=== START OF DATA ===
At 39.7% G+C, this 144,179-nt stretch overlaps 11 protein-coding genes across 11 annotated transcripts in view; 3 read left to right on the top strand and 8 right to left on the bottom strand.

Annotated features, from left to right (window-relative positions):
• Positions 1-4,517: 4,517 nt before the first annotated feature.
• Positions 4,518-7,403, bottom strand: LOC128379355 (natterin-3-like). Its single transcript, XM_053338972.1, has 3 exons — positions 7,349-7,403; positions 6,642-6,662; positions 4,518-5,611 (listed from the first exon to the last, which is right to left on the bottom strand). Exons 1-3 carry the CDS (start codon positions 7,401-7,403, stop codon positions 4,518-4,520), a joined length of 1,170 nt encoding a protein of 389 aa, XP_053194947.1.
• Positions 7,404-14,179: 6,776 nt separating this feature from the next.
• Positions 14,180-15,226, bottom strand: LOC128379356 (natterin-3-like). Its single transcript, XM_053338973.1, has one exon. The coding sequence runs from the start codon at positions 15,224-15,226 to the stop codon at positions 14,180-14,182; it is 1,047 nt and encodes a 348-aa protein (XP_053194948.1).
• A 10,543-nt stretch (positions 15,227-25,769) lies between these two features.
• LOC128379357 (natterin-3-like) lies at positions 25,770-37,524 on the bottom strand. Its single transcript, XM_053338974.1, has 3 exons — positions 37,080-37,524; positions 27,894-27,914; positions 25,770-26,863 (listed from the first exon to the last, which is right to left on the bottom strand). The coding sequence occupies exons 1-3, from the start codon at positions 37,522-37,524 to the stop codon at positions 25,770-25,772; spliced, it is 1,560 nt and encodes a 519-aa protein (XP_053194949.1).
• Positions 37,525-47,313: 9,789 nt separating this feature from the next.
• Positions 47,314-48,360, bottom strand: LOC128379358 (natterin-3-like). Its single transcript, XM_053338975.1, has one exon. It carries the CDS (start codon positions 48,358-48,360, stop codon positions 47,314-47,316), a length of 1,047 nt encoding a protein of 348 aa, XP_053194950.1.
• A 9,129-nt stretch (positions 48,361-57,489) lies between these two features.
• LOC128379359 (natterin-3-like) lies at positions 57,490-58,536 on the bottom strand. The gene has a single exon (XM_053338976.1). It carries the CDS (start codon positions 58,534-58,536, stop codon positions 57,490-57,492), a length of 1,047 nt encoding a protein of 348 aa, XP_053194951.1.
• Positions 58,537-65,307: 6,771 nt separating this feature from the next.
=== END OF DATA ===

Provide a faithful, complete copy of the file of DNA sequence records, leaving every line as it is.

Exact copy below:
At 39.7% G+C, this 144,179-nt stretch overlaps 11 protein-coding genes across 11 annotated transcripts in view; 3 read left to right on the top strand and 8 right to left on the bottom strand.

Annotated features, from left to right (window-relative positions):
• Positions 1-4,517: 4,517 nt before the first annotated feature.
• Positions 4,518-7,403, bottom strand: LOC128379355 (natterin-3-like). Its single transcript, XM_053338972.1, has 3 exons — positions 7,349-7,403; positions 6,642-6,662; positions 4,518-5,611 (listed from the first exon to the last, which is right to left on the bottom strand). Exons 1-3 carry the CDS (start codon positions 7,401-7,403, stop codon positions 4,518-4,520), a joined length of 1,170 nt encoding a protein of 389 aa, XP_053194947.1.
• Positions 7,404-14,179: 6,776 nt separating this feature from the next.
• Positions 14,180-15,226, bottom strand: LOC128379356 (natterin-3-like). Its single transcript, XM_053338973.1, has one exon. The coding sequence runs from the start codon at positions 15,224-15,226 to the stop codon at positions 14,180-14,182; it is 1,047 nt and encodes a 348-aa protein (XP_053194948.1).
• A 10,543-nt stretch (positions 15,227-25,769) lies between these two features.
• LOC128379357 (natterin-3-like) lies at positions 25,770-37,524 on the bottom strand. Its single transcript, XM_053338974.1, has 3 exons — positions 37,080-37,524; positions 27,894-27,914; positions 25,770-26,863 (listed from the first exon to the last, which is right to left on the bottom strand). The coding sequence occupies exons 1-3, from the start codon at positions 37,522-37,524 to the stop codon at positions 25,770-25,772; spliced, it is 1,560 nt and encodes a 519-aa protein (XP_053194949.1).
• Positions 37,525-47,313: 9,789 nt separating this feature from the next.
• Positions 47,314-48,360, bottom strand: LOC128379358 (natterin-3-like). Its single transcript, XM_053338975.1, has one exon. It carries the CDS (start codon positions 48,358-48,360, stop codon positions 47,314-47,316), a length of 1,047 nt encoding a protein of 348 aa, XP_053194950.1.
• A 9,129-nt stretch (positions 48,361-57,489) lies between these two features.
• LOC128379359 (natterin-3-like) lies at positions 57,490-58,536 on the bottom strand. The gene has a single exon (XM_053338976.1). It carries the CDS (start codon positions 58,534-58,536, stop codon positions 57,490-57,492), a length of 1,047 nt encoding a protein of 348 aa, XP_053194951.1.
• Positions 58,537-65,307: 6,771 nt separating this feature from the next.